Rule 5 time is here and as the Cubs roster gets deeper it'll be tougher to protect players. This year they only needed to protect two: Arismendy Alcantara and Dallas Beeler, but the Cubs had to leave Marcus Hatley, Zach Cates, Gioskar Amaya, Marco Hernandez, and a few other young talents eligible. I think Hatley and Cates. Hatley's FB can reach the mid 90s and adds a solid breaking ball. Last year he finally started throwing strikes and missing bats. He's MLB ready. Cates has a 96 mph fastball and solid change but would be more of a gamble. He also stayed healthy and got starters innings last year at Daytona, so he was able to rack up some experience and showed some development toward the end of the year.
The Rule 5 isn't quite what it used to be. The restrictions are tighter -- and some think they should be restricted even more for international players. The rule states that any player under the age of 19 has 5 years to be added to the 40 man roster. That works pretty well with U.S. high school prospects, who are often drafted at age 18, but what about those international players who sign at 16 years old? It's asking a lot for any prospect to be roster-worth by the age of 21.
The Cubs have seen both ends of that equation, selecting Lendy Castillo 2 years ago and having Starlin Peralta selected last year. Both pitchers were just coming into their own and were starting to develop, but had only reached the A ball level. Still, the arms were too good to pass up. Could things have worked out differently for Castillo if he had more time to develop? Did Peralta's struggles in big league spring training get him slightly out of whack? It's hard to say.
Now I'm worried that teams may pluck Gioskar Amaya even though he's not ready, stash him, and hurt his development. One scout I talked to last year quickly picked out Amaya as one of his favorites on a loaded Kane County roster. To a lesser extent, the same worries go with Marco Hernandez, who is even less ready but is a better athlete, runs well, is a switch-hitter and may provide better utility off the bench in the short term.
I wonder if a 3rd age delineation is needed for the sake of some of the younger talents in the game.
Anyway, I'll get off my soap box now and we'll take a look at some of the intriguing unprotected players --- whether they're ready or not. You will find that the two areas which really stick out here are power bats and power arms.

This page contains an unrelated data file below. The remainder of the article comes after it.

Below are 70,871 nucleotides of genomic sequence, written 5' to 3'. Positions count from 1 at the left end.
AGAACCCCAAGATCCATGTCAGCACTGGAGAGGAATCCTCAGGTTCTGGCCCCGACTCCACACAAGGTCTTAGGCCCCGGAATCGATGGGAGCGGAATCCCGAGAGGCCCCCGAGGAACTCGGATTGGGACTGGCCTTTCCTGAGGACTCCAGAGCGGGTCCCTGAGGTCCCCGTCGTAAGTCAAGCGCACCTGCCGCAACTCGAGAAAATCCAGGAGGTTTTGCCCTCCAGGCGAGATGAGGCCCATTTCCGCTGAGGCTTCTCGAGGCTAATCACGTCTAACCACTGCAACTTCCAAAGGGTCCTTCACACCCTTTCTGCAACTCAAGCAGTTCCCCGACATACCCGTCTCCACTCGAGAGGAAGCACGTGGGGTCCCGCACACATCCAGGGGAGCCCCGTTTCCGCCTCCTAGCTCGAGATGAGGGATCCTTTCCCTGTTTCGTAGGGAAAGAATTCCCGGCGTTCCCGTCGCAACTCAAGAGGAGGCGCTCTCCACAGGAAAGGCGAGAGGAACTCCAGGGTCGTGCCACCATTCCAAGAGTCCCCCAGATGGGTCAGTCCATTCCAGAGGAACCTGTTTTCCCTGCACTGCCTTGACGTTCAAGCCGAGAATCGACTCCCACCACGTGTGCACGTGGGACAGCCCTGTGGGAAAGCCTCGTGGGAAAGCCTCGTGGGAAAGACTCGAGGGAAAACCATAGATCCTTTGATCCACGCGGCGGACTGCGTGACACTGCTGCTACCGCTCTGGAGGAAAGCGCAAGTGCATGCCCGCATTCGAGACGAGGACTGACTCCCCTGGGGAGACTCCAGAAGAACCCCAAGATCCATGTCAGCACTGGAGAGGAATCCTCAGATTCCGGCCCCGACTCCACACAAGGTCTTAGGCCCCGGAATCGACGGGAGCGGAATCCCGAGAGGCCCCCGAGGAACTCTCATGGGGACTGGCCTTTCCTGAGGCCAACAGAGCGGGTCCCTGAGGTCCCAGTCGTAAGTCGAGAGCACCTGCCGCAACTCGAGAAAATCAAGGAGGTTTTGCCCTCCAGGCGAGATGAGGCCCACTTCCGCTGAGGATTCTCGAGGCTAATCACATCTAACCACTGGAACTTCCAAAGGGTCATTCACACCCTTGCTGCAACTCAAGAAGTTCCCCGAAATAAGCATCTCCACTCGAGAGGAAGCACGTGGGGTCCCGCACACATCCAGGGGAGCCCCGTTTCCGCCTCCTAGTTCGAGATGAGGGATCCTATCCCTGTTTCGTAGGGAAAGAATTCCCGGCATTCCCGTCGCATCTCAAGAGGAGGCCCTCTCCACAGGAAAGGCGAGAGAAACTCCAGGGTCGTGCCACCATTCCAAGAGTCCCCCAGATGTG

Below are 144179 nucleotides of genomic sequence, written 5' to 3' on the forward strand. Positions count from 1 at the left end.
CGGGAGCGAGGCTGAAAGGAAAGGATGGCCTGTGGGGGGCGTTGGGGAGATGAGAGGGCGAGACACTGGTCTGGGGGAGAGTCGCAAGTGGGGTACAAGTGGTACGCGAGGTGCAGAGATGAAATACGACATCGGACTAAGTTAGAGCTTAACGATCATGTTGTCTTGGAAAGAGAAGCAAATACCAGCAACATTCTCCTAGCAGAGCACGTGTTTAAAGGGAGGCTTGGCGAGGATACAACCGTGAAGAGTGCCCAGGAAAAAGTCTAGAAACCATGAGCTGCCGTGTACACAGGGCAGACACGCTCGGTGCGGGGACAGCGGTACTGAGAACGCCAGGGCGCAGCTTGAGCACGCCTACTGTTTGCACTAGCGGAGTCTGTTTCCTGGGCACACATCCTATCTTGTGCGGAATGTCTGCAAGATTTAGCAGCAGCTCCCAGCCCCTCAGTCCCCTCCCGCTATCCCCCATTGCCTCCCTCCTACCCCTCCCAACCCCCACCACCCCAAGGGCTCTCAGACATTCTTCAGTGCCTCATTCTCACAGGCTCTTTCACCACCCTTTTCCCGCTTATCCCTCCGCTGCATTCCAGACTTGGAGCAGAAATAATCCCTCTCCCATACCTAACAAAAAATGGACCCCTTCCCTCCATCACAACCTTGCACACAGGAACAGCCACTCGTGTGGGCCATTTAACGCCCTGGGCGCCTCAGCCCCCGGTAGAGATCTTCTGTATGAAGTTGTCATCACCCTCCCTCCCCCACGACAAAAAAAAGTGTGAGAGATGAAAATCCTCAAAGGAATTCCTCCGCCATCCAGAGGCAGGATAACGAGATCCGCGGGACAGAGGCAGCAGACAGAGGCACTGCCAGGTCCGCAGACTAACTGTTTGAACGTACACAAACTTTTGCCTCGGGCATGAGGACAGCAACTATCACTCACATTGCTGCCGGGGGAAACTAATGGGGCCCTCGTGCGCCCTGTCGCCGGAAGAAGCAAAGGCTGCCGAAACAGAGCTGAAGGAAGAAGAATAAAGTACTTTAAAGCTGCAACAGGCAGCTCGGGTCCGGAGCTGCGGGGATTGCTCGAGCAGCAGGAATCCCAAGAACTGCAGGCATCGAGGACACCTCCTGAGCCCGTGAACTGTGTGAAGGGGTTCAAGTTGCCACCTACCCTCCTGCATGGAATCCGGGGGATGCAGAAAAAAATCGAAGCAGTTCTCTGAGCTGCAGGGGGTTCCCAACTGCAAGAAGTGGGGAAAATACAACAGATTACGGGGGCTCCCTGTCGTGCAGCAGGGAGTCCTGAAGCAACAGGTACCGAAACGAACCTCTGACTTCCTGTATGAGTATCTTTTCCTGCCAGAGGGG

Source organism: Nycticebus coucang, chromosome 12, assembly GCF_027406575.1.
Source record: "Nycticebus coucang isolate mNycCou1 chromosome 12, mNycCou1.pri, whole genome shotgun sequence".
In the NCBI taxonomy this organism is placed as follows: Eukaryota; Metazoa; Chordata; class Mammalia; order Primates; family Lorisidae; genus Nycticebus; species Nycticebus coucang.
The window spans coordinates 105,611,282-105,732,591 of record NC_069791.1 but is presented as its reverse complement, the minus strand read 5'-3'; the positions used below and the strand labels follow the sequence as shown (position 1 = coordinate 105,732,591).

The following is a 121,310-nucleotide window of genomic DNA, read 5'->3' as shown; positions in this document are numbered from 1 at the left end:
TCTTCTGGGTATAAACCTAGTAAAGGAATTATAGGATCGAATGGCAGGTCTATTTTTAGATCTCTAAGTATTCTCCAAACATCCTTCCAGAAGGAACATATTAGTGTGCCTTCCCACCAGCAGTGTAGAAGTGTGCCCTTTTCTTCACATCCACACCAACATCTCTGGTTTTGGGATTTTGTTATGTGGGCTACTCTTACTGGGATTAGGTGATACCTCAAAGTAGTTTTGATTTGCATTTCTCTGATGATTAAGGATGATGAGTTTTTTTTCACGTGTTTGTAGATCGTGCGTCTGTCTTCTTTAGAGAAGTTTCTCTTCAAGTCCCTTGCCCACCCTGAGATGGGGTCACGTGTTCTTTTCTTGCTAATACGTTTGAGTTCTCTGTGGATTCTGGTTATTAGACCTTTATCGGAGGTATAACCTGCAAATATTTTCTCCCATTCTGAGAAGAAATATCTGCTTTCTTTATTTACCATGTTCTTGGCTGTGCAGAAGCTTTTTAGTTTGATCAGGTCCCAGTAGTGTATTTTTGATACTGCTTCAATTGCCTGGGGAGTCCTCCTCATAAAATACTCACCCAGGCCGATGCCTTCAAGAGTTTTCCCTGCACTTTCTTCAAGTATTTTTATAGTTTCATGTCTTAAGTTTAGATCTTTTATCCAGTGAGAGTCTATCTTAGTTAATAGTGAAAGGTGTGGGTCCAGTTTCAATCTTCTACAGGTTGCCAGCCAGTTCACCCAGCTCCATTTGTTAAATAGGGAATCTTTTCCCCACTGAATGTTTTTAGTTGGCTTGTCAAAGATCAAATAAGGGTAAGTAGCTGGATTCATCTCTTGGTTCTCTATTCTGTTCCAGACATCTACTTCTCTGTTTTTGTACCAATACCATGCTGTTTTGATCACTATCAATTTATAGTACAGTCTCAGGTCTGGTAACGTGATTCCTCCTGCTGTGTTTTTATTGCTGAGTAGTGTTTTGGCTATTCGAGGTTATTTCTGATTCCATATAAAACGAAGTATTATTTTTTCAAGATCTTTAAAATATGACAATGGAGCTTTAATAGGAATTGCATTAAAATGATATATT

The information is mine and I listed them in no particular order, but longtime readers can probably easily figure out the guys I'm most excited about. I also added takes on a few players from a scout...
UPDATE: It appears that Domingo Santana and Ashter Wojciechowski were added to the Astros roster since the time I originally compiled my list. Apologies.
Alex Sogard, LHP, Astros
Can bring it up to 92-94 with a decent breaking ball but struggles with control, as his frightening 7.43/9 IP walk rate would attest. The Cubs are likely to avoid pitchers who walk hitters, even though LHP is a need and there is some upside here.
Scouts take: Possible change of pace lefty out of the bullpen.
Kolbrin Vitek, 3B/OF, Red Sox
A former first round pick under the watch of one Theo Epstein, Vitek has struggled. He's made it to AA the past two years but injuries have derailed his career. His bat hasn't developed as hoped and 2013 was a lost year for him.
Scouts take: Maybe, but tough to see him sticking.
Miles Head, 3B/1B, Athletics
Head was part of the last draft that Epstein, Hoyer, and McLeod conducted together as members of the Red Sox front office. Has since moved on to Oakland as part of the Andrew Bailey trade. The Cubs could throw him into the 3B mix and he'd offer a backup to Anthony Rizzo at 1B. He has the kind of approach that the Cubs like -- good plate discipline, shortens swing with 2 strikes, but he's not a good athlete and not a good defender at 1B, much less 3B. He's a bat only type player. Maybe he's someone the Cubs front office feels they know well enough and someone they can fix. There is no way you can carry both Head and Matt Gamel on the same roster, though, so Cubs may choose to keep the more advanced Gamel.
Scouts take: Good raw power, but his swing is a mess right now.
Luis Parra, LHP, Rangers
Another Latin player who is still a bit raw but eligible, Parra put up some pretty good numbers -- at the A ball level. He's a rare power lefty with decent size (6'2") and still some room to fill out. He went 5-4 with a 2.34 ERA (3.18 FIP) for the Rangers Class A team with a strikeout rate of 7.25/9 IP and a BB rate of 3.57/9 IP. He got a late season promotion to advanced A and held his own there as well, putting up a 3.71 ERA (3.95 FIP) in 26.2 innings
Scout's take: Could be had, good talent, just raw game and still a thrower, but has the upside.
Yangervis Solarte, 2B/SS, Rangers